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Joshua Cushman BIGELOW

Rank Reg/Ser No DOB Enlisted Discharge/Death Board
Lieut 19 25y 14 Feb 1915 16 Nov 1919 1

Lieutenant Joshua Cushman Bigelow (1889-1962)


Lieutenant J. C. Bigelow's name is on the first Honour Board unveiled at Saint Andrew's Presbyterian Church on Sunday 10 October 1915.  He had already been wounded at Gallipoli, hence the letter "W" before his name on the board.

Family Background

Joshua Cushman Bigelow was born on 23 August 1889 at Beechworth in Victoria, the first of three sons of Joshua Cushman Bigelow (senior) and Sarah Annie née Howell.  Joshua’s younger brothers James Amesy Bigelow and Raymond Thompson Bigelow were also born at Beechworth.

Joshua's birthplace,Beechworth, is an historical town located in the north-east of Victoria, famous for its major growth during the gold rush days of the mid-1850s. At the 2011 census, Beechworth had a population of 2,789.

While Joshua Cushman Bigelow chose banking as a career, his father and two younger brothers were farmers. The family moved to Queensland and settled at Barambah, a farming property near Murgon.  

At the end of 1912, Joshua Bigelow was a communicant member at Saint Andrew’s Presbyterian Church.  He was living at Marathon in Merthyr Road, New Farm and was a bank clerk at the Union Bank of Australia Limited.


Joshua Cushman Bigelow was transferred to the Ayr Branch of the bank and it was from here he enlisted on 14 February 1915 to join the Australian Imperial Force and to serve abroad in the Great War. Aged 25 and a single man, he nominated his father, Joshua Cushman Bigelow of Murgon as next-of-kin.  Joshua’s two younger brothers also enlisted for overseas service in the Great War.

Service and Promotions

Joshua Bigelow’s war service record reveals a courageous soldier. Though he suffered wounding and other ailments, his several promotions show he was trusted with responsibility.

Based at Enoggera Camp for a short period, he was allotted the early regimental number 19 and attached to 26th Infantry Battalion. His unit embarked on HMAT Ascanius on 24 May 1915 bound for Egypt.  J. C. Bigelow was promoted to Company Quartermaster Sergeant in June 1915. After training in Egypt the 26th Battalion landed on 12 September at Gallipoli where the 26th played a purely defensive role and at various times was responsible for the defence of Courtney's and Steele's Posts, and Russell's Top.

The battalion withdrew from the peninsula on 12 December but Sergeant Bigelow somehow came into contact with meningitis perhaps at Mudros. Fortunately he did not contract the disease but had to spend periods of time in isolation at Tel-el-Kebir and Ismailia before returning to duty. Sergeant Bigelow was transferred to 2nd Pioneers in March 1916 and joined the British Expeditionary Force in France via Marseilles. He was treated in hospital from mid-December 1916 to mid-January 1917 for dental trouble. Promoted to 2nd Lieutenant in May 1917 he attended an officers’ course at the Divisional Bomb School in August. As the result of shrapnel wounds to his right thigh in October he was treated in hospital at Dannes-Camiers.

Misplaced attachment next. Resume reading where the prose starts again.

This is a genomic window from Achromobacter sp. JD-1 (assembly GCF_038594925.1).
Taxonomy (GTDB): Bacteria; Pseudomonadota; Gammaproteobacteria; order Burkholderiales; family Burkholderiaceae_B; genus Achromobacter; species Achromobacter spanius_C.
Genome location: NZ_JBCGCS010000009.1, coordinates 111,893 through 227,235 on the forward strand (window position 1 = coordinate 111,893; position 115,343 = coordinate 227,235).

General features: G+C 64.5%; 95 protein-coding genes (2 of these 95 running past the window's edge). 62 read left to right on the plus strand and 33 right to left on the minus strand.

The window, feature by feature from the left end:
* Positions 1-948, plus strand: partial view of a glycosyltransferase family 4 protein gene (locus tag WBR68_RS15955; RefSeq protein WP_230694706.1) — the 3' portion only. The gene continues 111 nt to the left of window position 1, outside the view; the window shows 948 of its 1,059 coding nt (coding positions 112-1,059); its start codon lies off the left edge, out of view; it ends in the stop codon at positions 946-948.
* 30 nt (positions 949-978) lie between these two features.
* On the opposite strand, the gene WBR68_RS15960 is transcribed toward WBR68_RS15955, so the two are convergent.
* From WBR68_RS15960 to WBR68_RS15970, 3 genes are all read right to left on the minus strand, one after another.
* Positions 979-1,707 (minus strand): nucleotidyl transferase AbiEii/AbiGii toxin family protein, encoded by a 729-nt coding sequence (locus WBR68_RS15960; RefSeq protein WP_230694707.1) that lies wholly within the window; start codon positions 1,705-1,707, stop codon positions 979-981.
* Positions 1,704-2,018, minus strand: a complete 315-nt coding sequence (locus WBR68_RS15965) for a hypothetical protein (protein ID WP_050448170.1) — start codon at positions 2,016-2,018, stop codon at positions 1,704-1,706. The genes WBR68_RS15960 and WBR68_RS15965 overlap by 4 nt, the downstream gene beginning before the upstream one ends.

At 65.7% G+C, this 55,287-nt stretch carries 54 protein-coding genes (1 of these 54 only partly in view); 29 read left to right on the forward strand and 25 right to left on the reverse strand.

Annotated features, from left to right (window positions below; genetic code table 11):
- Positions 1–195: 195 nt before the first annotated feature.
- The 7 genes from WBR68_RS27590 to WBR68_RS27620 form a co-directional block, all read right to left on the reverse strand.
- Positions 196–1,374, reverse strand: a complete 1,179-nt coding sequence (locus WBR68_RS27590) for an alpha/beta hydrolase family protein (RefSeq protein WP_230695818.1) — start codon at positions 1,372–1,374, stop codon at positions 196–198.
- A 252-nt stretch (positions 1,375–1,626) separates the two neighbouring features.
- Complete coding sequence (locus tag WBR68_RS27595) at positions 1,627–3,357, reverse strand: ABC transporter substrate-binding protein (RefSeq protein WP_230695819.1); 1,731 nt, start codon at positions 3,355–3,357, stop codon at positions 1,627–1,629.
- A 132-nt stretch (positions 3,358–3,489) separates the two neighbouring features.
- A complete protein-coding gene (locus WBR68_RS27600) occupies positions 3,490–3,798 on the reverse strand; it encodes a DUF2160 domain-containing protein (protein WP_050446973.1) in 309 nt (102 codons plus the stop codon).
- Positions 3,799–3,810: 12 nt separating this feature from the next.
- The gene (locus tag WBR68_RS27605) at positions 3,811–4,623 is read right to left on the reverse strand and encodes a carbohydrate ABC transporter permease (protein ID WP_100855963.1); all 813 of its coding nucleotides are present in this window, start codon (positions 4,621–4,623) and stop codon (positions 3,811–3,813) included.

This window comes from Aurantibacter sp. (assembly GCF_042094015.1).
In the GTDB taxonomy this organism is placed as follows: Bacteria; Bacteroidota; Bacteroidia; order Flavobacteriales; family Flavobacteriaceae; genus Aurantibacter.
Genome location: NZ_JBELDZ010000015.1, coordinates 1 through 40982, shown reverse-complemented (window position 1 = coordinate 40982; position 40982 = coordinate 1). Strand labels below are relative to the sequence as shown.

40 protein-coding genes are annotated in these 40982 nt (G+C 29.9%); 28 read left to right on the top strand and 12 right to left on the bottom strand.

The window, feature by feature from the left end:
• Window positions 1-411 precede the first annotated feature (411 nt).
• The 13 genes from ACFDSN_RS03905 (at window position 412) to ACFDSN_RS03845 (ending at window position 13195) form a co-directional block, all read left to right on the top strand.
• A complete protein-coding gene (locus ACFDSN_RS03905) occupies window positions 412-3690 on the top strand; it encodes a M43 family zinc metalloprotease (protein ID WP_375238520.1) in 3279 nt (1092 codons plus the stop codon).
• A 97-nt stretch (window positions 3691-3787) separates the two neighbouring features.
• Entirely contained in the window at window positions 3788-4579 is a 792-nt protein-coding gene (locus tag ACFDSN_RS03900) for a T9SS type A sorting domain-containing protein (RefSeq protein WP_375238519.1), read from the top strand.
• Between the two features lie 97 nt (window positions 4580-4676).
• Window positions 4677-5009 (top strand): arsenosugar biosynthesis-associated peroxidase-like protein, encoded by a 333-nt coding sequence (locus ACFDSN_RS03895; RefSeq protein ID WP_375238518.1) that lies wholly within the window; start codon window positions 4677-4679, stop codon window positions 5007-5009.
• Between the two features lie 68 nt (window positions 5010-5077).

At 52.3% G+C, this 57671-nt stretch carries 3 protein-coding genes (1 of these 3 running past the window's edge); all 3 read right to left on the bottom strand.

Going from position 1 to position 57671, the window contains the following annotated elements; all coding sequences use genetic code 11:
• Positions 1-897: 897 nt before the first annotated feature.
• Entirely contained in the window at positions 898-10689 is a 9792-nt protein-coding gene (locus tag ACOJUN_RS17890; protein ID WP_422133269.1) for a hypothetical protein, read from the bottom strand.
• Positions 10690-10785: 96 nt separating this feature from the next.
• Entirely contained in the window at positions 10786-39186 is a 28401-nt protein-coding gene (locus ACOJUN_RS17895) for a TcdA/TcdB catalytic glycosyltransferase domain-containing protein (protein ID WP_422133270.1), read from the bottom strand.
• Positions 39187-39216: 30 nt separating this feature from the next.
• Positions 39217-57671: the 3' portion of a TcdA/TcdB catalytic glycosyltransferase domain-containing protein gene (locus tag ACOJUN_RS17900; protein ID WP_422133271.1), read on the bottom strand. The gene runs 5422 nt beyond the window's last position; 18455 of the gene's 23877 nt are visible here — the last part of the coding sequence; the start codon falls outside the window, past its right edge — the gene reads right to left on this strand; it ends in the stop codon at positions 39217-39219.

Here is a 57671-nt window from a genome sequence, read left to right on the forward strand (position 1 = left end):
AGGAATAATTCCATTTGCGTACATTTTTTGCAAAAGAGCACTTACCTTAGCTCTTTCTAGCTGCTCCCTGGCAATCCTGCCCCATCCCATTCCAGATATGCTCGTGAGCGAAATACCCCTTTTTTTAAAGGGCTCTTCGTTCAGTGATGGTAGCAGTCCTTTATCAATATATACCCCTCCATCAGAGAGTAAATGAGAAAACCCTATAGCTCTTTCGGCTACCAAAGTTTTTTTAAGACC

He was promoted to Lieutenant on 14 October 1917 and took leave in England from 31 December 1917 to 14 January 1918. He was treated for wounds in the New Zealand Stationary Hospital at Wisques in March and rejoined his unit soon afterwards.

On 17 July following gassing on two occasions he was admitted to a Field Ambulance Hospital at Abbeville, France and later the 3rd General Hospital in London. Due to the severity of the gassing, he was placed on a list for early return to Australia. Convalescence however lasted longer than anticipated, delaying his departure from London till 9 December 1918. Still suffering the effects of gas poisoning, he sailed on the ship Leicestershire. His appointment was terminated in Brisbane on 16 November 1919.

Life post war

Joshua Bigelow resumed his banking career, not in Queensland where it began before the war, but in Victoria. With his spouse, Adelaide Rosemary Bigelow he lived in the Melbourne suburbs of South Yarra and later, Brighton.

Another Joshua Cushman Bigelow (probably their son who had reached adulthood) is recorded as living with them at their St Kilda address in 1943.  On the electoral roll for 1949, the name of their daughter, Betty Margaret, a nurse was listed with her parents’ names.

After Joshua’s retirement in 1954, Mr and Mrs Bigelow moved from their home at Mordialloc, Victoria to Southport, Queensland.  Joshua’s death occurred on 22 August 1962 at the age of 73 and his wife, Adelaide Rosemary Bigelow, died in 1983.

Select Bibliography
• National Archives of Australia, World War 1 military records
• Australian War Memorial, military history, embarkation rolls
• Australian Electoral Rolls, 1912 – 1954
• Queensland Register of Births, Deaths, Marriages
• Victorian Register of Births, Deaths, Marriages
• The Argus, Melbourne, 30 October 1928, page 1; 24 March 1945, page 15
• Saint Andrew’s Presbyterian Church Annual Reports 1901 – 1925, Saint Andrew’s Uniting Church Archives, Brisbane
• Women Vote: They Picked up the Patter with Amazing Fluency, an exhibition in connection with A Centenary of Women’s Suffrage Project by Beechworth Arts Council, Burke Memorial Museum, Beechworth Neighbourhood Centre, Beechworth Professional Women, Beechworth Red Cross, Beechworth Secondary College, researched by Cath O’Connor, 2008
• The Queenslander Pictorial, photograph through State Library of Queensland, onesearch

Compiled by Noel E. Adsett, Brisbane, January 2016 © 



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